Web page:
Since then, cities across Texas have dedicated a significant amount of resources to opening hotels, protective lodges and auxiliary shelters for the homeless, and many are looking for information on how successful those methods were.
Some organizers said the difficulties obtaining data now has made it harder to tell whether homelessness has increased in the pandemic, while others say the impact of COVID-19 may not be that significant on the data. Rausch said spreading out the volunteers over nearly two weeks in the Houston area means that the accuracy of the data should be approximately the same, but there is a concern about people being counted twice by different volunteers.
“We go through a validation period of making sure there aren’t duplicates, not only via the command center online that we use for the technology, but we also run the names through HMIS to make sure that the individuals that were interviewed on the streets were not already counted in the shelter,” said Catherine Villarreal, director of communications for the The Coalition for the Homeless.
Since the count is modified this year, Samuels, with the statewide organization, said cities can instead focus on reviewing whether programs are efficiently using their funds to help people experiencing homelessness move into permanent housing and get benefits. He said the day-to-day data collected by local communities may be more valuable this year since the unsheltered PIT count is not happening as usual.
“(The pandemic) is a bit of a setback, but we are collecting data day in and day out,” Samuels said. “People go into our shelters and places where we provide services. So we have data that we can lean on. We just have to lean into that data more and do a better job of sharing that data so we can produce aggregate reports on homelessness across the state.”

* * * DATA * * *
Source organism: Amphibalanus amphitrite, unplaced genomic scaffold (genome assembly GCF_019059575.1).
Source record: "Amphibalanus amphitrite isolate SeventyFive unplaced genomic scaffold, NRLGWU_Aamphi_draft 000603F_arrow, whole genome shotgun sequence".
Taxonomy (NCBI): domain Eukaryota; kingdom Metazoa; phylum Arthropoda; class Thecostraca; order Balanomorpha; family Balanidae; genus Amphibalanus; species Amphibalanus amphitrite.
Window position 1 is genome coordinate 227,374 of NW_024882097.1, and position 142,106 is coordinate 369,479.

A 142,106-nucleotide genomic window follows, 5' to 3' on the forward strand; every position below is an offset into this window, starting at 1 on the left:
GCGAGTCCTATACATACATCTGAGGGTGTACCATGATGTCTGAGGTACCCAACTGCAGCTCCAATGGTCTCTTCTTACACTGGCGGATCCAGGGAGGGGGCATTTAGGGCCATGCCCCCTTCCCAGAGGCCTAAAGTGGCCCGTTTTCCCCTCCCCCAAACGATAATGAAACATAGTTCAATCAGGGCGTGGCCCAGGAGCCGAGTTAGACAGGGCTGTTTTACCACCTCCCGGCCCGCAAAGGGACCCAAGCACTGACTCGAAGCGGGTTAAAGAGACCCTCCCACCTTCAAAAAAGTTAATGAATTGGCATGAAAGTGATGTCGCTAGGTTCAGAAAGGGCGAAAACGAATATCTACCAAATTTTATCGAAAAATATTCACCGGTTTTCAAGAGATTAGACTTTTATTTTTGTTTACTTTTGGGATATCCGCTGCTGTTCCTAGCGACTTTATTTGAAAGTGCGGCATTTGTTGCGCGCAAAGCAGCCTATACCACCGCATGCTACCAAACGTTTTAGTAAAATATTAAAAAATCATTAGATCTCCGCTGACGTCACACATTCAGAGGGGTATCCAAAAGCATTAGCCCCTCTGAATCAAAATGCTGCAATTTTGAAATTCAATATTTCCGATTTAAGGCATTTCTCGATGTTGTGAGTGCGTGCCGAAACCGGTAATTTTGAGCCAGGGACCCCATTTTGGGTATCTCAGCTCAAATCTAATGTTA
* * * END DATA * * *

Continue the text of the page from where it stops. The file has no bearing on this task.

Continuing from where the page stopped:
Many homeless shelters are not at their usual capacity as they adhere to U.S. Centers for Disease Control guidelines and maintain social distancing, which some experts predict has led to more people living on the streets instead of in shelters. The physical count of people experiencing homelessness in shelters won’t be as impacted by the pandemic as the unsheltered count, but organizers said they expect the pandemic may lead to a lower sheltered count than usual this year.
Al-Turk said it is hard to know exactly what the effects of COVID are on people experiencing homelessness. However, as the pandemic continues and eviction moratoriums eventually expire, he is concerned that the economic effects of COVID-19 will lead to more people becoming homeless in the coming months.
“We know that our community has been hit very hard,” said Sarah Duzinski, vice president of quality assurance for Austin ECHO. “We know that people are struggling, and they’re scrambling, and they’re experiencing those first-layer risk factors for homelessness, which are food insecurity, housing insecurity and job loss. … I think we’ll be bracing ourselves to see increases in homelessness in the coming years.”
This article was originally published on Texas cities face difficulties counting their unsheltered homeless population — at a time when their numbers matter most